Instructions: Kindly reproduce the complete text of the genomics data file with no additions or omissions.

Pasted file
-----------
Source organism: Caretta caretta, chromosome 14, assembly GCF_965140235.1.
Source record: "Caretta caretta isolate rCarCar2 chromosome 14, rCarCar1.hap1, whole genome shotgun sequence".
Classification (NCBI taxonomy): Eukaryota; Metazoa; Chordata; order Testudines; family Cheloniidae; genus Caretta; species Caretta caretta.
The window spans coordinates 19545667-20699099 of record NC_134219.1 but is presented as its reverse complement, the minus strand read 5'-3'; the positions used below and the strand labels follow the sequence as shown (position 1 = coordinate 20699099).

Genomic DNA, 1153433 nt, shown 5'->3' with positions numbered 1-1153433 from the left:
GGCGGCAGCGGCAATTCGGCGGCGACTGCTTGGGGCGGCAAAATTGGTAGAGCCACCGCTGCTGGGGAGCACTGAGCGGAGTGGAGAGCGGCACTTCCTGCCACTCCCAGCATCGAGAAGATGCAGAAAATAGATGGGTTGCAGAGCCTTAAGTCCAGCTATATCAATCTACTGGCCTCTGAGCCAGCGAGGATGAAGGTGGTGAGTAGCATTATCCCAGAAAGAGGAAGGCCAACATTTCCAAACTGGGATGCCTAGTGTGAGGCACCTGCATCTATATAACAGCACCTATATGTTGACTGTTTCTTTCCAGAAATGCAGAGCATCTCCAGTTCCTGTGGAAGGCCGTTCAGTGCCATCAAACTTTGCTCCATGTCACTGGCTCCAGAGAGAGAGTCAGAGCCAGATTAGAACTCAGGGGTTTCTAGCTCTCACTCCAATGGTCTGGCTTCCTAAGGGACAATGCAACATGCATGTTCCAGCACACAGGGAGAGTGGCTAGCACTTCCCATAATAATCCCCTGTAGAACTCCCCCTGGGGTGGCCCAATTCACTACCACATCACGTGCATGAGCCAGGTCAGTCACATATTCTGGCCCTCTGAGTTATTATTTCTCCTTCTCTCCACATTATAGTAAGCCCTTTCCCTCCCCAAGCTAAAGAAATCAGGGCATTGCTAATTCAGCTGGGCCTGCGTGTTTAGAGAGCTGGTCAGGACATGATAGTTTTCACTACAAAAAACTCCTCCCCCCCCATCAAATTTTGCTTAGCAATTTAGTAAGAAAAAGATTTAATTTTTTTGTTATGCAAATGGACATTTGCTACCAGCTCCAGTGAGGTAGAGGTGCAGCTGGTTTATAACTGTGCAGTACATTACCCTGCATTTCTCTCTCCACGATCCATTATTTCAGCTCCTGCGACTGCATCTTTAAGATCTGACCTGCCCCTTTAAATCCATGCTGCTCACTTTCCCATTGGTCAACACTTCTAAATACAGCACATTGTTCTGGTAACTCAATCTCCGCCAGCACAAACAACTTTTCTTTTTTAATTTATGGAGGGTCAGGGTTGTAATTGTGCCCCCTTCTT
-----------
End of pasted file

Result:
Source organism: Caretta caretta, chromosome 14, assembly GCF_965140235.1.
Source record: "Caretta caretta isolate rCarCar2 chromosome 14, rCarCar1.hap1, whole genome shotgun sequence".
Classification (NCBI taxonomy): Eukaryota; Metazoa; Chordata; order Testudines; family Cheloniidae; genus Caretta; species Caretta caretta.
The window spans coordinates 19545667-20699099 of record NC_134219.1 but is presented as its reverse complement, the minus strand read 5'-3'; the positions used below and the strand labels follow the sequence as shown (position 1 = coordinate 20699099).

Genomic DNA, 1153433 nt, shown 5'->3' with positions numbered 1-1153433 from the left:
GGCGGCAGCGGCAATTCGGCGGCGACTGCTTGGGGCGGCAAAATTGGTAGAGCCACCGCTGCTGGGGAGCACTGAGCGGAGTGGAGAGCGGCACTTCCTGCCACTCCCAGCATCGAGAAGATGCAGAAAATAGATGGGTTGCAGAGCCTTAAGTCCAGCTATATCAATCTACTGGCCTCTGAGCCAGCGAGGATGAAGGTGGTGAGTAGCATTATCCCAGAAAGAGGAAGGCCAACATTTCCAAACTGGGATGCCTAGTGTGAGGCACCTGCATCTATATAACAGCACCTATATGTTGACTGTTTCTTTCCAGAAATGCAGAGCATCTCCAGTTCCTGTGGAAGGCCGTTCAGTGCCATCAAACTTTGCTCCATGTCACTGGCTCCAGAGAGAGAGTCAGAGCCAGATTAGAACTCAGGGGTTTCTAGCTCTCACTCCAATGGTCTGGCTTCCTAAGGGACAATGCAACATGCATGTTCCAGCACACAGGGAGAGTGGCTAGCACTTCCCATAATAATCCCCTGTAGAACTCCCCCTGGGGTGGCCCAATTCACTACCACATCACGTGCATGAGCCAGGTCAGTCACATATTCTGGCCCTCTGAGTTATTATTTCTCCTTCTCTCCACATTATAGTAAGCCCTTTCCCTCCCCAAGCTAAAGAAATCAGGGCATTGCTAATTCAGCTGGGCCTGCGTGTTTAGAGAGCTGGTCAGGACATGATAGTTTTCACTACAAAAAACTCCTCCCCCCCCATCAAATTTTGCTTAGCAATTTAGTAAGAAAAAGATTTAATTTTTTTGTTATGCAAATGGACATTTGCTACCAGCTCCAGTGAGGTAGAGGTGCAGCTGGTTTATAACTGTGCAGTACATTACCCTGCATTTCTCTCTCCACGATCCATTATTTCAGCTCCTGCGACTGCATCTTTAAGATCTGACCTGCCCCTTTAAATCCATGCTGCTCACTTTCCCATTGGTCAACACTTCTAAATACAGCACATTGTTCTGGTAACTCAATCTCCGCCAGCACAAACAACTTTTCTTTTTTAATTTATGGAGGGTCAGGGTTGTAATTGTGCCCCCTTCTT